Obama Budget Ignores Fraud and Abuse in Small Business Contracting Programs

Press Release

Obama Budget Ignores Fraud and Abuse in Small Business Contracting Programs

February 27, 2009

Petaluma, Calif. - President Barack Obama's new fiscal 2010 budget proposal does not contain any specific funding for, or mention of the Small Business Administration's (SBA) biggest challenge, the diversion of federal small business contracts to large corporations.

Since 2003, more than 15 federal investigations have found fraud, abuse, loopholes and a lack of oversight in federal small business contracting programs that have allowed Fortune 500 firms to take billions of dollars in federal contracts earmarked for small businesses. (https://www.asbl.com/documentlibrary.html) ABC, CBS and CNN have aired stories on the investigations. (ABC, https://www.asbl.com/abc_evening_news.wmv; CBS, https://www.asbl.com/cbs.wmv; CNN, https://www.asbl.com/showmedia.php?id=1170)

Report 5-15 from the SBA Office of Inspector General (OIG) stated, "One of the most important challenges facing the Small Business Administration and the entire Federal government today is that large businesses are receiving small business procurement awards and agencies are receiving credit for these awards."  (http://www.sba.gov/IG/05-15.pdf)

In Report 5-16, the SBA OIG found large businesses had committed felony federal contracting fraud by making "false certifications" and "improper certifications." (http://www.sba.gov/IG/05-16.pdf)  

A report from the SBA Office of Advocacy found a number of large businesses had illegally received federal small business contracts through, "vendor deception." (https://www.asbl.com/documents/eagkeeye_report 2002.pdf)

In February of 2008, President Obama stated, "It is time to end the diversion of federal small business contracts to corporate giants." While President Obama's budget mentions a number of specific small business programs; the proposal contains no mention of this issue, which small business advocates maintain is responsible for pulling up to $100 billion in federal small business contracts out of the middle class economy every year.     (http://www.barackobama.com/2008/02/26/the_american_small_business_le.php)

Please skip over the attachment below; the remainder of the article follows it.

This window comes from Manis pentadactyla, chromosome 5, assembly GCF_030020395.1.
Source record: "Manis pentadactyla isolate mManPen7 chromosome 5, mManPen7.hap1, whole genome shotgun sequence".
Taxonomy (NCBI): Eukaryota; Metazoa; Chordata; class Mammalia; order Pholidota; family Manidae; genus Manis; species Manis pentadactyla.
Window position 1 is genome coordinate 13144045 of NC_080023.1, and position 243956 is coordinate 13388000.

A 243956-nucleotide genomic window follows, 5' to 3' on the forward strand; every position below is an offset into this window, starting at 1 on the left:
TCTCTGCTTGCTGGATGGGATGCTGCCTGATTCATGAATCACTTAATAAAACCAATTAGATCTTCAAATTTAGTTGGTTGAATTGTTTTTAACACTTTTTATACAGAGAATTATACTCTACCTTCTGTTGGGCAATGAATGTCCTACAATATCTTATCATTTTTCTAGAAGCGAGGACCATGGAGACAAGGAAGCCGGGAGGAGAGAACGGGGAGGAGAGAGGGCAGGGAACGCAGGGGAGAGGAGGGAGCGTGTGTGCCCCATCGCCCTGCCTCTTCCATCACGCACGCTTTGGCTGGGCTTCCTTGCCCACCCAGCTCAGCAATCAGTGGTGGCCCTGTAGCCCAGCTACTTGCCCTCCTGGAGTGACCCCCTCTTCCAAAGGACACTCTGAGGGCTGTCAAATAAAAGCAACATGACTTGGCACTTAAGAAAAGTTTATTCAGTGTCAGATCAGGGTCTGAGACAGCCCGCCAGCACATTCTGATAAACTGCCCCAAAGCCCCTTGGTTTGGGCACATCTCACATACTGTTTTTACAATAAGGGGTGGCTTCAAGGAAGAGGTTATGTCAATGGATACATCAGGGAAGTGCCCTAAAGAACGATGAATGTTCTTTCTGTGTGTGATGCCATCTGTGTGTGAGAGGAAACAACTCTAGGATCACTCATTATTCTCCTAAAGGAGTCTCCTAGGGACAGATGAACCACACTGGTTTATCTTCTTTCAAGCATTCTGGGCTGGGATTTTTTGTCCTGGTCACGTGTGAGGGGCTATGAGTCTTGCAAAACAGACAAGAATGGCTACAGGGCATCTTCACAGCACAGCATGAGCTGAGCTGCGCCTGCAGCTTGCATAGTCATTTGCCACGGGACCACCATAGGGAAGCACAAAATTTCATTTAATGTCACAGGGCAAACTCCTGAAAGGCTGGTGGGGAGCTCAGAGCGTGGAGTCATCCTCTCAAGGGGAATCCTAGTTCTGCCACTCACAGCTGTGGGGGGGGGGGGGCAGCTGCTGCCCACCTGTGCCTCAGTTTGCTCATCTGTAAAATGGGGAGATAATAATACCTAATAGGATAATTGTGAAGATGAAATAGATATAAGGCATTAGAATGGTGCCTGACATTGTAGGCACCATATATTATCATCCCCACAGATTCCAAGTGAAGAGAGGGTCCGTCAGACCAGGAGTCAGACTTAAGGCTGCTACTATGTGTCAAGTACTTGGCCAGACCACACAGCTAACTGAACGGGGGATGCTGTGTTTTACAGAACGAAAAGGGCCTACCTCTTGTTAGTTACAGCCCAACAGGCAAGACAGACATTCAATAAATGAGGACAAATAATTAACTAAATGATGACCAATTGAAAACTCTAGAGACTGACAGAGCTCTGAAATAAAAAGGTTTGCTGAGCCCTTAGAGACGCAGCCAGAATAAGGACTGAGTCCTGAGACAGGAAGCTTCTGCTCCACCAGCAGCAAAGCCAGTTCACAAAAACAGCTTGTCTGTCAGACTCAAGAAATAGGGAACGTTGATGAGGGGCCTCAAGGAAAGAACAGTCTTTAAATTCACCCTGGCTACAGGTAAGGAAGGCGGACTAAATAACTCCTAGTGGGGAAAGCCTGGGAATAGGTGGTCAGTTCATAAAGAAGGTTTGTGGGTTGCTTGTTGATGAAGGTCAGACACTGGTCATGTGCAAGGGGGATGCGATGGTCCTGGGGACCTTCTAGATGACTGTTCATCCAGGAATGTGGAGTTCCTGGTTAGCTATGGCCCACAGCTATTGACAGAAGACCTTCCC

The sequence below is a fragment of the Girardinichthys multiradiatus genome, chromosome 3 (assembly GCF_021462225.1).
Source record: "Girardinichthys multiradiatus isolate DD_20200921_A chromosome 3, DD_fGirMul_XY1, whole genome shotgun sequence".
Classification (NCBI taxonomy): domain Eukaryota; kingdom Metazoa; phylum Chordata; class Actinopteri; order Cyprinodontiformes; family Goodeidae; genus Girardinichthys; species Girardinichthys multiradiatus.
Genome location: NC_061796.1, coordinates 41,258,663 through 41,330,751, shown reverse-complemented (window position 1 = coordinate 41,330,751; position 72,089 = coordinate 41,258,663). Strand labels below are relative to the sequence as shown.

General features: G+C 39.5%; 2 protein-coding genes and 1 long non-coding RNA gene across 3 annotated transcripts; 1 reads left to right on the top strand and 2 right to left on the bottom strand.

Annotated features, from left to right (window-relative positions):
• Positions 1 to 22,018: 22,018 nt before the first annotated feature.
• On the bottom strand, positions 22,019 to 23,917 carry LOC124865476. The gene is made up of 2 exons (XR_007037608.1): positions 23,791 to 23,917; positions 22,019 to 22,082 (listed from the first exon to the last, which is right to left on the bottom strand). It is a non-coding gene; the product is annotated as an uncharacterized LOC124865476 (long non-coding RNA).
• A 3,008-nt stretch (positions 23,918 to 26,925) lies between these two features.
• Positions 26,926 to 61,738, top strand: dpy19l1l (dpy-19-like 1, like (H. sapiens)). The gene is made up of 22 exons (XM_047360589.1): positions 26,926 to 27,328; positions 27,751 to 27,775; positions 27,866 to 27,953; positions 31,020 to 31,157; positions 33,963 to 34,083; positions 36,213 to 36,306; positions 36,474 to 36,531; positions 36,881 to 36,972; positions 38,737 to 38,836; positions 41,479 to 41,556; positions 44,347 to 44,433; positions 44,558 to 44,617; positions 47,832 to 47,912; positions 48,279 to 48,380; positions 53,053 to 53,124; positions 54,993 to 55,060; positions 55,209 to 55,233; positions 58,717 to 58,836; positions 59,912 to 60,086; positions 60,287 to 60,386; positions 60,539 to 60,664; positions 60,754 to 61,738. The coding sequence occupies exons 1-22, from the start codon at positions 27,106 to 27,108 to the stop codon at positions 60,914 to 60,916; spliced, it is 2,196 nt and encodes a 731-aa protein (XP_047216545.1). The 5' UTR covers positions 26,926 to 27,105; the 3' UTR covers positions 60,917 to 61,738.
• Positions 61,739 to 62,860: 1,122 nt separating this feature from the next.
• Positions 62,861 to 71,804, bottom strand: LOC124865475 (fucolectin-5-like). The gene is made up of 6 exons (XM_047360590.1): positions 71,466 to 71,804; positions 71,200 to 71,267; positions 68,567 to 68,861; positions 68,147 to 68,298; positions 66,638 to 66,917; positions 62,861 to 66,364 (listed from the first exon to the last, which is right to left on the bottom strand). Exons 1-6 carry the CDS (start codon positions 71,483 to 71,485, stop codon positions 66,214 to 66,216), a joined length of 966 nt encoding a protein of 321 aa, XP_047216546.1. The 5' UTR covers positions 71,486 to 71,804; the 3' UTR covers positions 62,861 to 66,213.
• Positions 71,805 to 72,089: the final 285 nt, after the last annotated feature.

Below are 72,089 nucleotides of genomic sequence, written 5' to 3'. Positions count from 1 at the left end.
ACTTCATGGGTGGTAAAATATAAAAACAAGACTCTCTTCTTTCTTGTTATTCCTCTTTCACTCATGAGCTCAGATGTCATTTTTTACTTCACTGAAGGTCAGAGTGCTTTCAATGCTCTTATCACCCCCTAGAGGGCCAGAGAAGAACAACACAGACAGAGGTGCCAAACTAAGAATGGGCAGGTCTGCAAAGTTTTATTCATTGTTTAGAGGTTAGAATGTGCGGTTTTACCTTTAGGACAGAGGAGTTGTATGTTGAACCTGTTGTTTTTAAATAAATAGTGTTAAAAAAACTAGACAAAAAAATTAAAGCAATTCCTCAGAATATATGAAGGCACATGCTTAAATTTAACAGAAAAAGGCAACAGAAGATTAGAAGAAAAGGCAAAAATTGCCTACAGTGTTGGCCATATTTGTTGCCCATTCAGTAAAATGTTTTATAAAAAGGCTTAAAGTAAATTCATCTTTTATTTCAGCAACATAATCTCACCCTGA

In the last year, President Obama has consistently refused to offer a solution to the diversion of billions of dollars in federal small business contracts to Fortune 500 corporations, their subsidiaries and other clearly large firms.  President Obama's fiscal 2010 budget proposal represents his 6th opportunity to mention solutions to this devastating problem.

"I would like a member of the White House Press Corps to ask President Obama one question for America's 27 million small businesses," ASBL President Lloyd Chapman said. "Why are you allowing Fortune 500 firms to take federal contracts that have been legally set-aside for small businesses?"


Entrepreneurs Not Feeling Stimulated


Entrepreneurs Not Feeling Stimulated

By Dennis Romero
February 18, 2009

The $787 billion economic stimulus package signed into law by President Barack Obama this week contains $116 billion in tax cuts for individuals, more than $53 billion for education and job training, and north of $10 billion for health, science and research.

But there's nary a penny explicitly set aside for startups and entrepreneurs. In fact, the closest you'll come to finding a any such stimulus is the package's extension of an existing small-business deduction that allows owners to write off $250,000--double the amount set in 2007--worth of office equipment, manufacturing gear and vehicles.

To advocates who say American small businesses employ and create the majority of job positions nationwide, the stimulus is more of a drag--and is possibly even short-sighted.
During his campaign last year, Obama acknowledged the economic power of entrepreneurs, promised to boost small business owners, and proposed to seed new business incubators with $250 million in federal funds. "Small businesses employ half of the workers in the private sector in this country and account for the majority of the job growth," he acknowledged at a campaign stop in October.